tigeo

Autocross Champion
There are certain aspects of the vehicles current behaviour that i dont like that still wont be mitigated by sway bars; brake dive and how much the suspension floats over bumps. There is a reason manufacturers dont just add larger sway bars and keep the springs soft on vehicles, you do realize that even the rs3 has the same size sway bars that the golf r has, why do you think they increased spring rate and upgraded the dampers on it instead of just upgrading the sway bars…you will be hard pressed to find other vehicles with larger than 24mm front and 21mm rear sway bars stock like the R, thats why i was saying that i think the oem ones are sufficient. The only reason that i am open to trying them out is because i dont want to ruin my 2200$ struts that i just purchased with softer eibach springs or springs that will ruin the struts. Ideally I should have just gone with bilstein b8 from the get go.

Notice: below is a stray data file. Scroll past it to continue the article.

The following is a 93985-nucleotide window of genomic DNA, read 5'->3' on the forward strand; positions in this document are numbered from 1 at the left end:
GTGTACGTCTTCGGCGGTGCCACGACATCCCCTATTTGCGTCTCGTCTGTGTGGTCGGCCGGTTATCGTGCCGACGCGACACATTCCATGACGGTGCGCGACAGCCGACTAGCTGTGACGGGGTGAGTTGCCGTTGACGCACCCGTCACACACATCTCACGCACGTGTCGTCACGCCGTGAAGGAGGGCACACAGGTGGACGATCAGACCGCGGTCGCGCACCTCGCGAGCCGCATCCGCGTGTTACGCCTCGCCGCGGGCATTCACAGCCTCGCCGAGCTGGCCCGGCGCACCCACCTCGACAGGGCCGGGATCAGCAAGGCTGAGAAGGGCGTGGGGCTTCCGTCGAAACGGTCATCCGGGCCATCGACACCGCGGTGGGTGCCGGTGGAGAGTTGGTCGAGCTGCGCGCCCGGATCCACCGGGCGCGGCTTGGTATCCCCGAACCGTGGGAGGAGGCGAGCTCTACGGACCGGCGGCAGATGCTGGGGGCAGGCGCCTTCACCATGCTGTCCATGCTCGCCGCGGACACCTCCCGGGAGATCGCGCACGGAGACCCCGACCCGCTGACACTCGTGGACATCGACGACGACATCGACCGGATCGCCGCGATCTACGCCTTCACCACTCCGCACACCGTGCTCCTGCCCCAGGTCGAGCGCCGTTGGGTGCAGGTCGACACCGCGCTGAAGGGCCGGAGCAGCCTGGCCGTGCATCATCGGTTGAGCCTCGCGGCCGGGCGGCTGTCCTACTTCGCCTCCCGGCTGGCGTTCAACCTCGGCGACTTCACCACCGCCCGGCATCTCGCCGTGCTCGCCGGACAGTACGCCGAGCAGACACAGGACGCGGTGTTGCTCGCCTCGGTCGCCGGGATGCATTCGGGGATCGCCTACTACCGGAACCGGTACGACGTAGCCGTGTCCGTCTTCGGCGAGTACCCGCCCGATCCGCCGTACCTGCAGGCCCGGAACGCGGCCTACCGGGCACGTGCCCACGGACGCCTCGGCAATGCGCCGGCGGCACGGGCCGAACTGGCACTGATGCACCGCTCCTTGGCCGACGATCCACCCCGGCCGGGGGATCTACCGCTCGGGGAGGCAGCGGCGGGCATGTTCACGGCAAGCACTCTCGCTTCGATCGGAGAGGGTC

Not quite sure why you think Eibach springs or other would ruin your new B6 struts? A B6 can handle a stock or sport spring wihtout issue. The only reason there is a B8 is that is 100% the same as a B6 but is 1" shorter to help mainain preload on the shorter springs (so it won't move)...that's it.

To the sway bars - sure, stock is fine but if that is the case why does anyone mod their suspension? Larger front/rear sway bars substantially reduce body roll. Brake dive ok, springs/dampers on that one. Is this car being tracked?
 

Greg_mk7

Ready to race!
Location
Montreal
Car(s)
2017 golf R
Not quite sure why you think Eibach springs or other would ruin your new B6 struts? A B6 can handle a stock or sport spring wihtout issue. The only reason there is a B8 is that is 100% the same as a B6 but is 1" shorter to help mainain preload on the shorter springs (so it won't move)...that's it.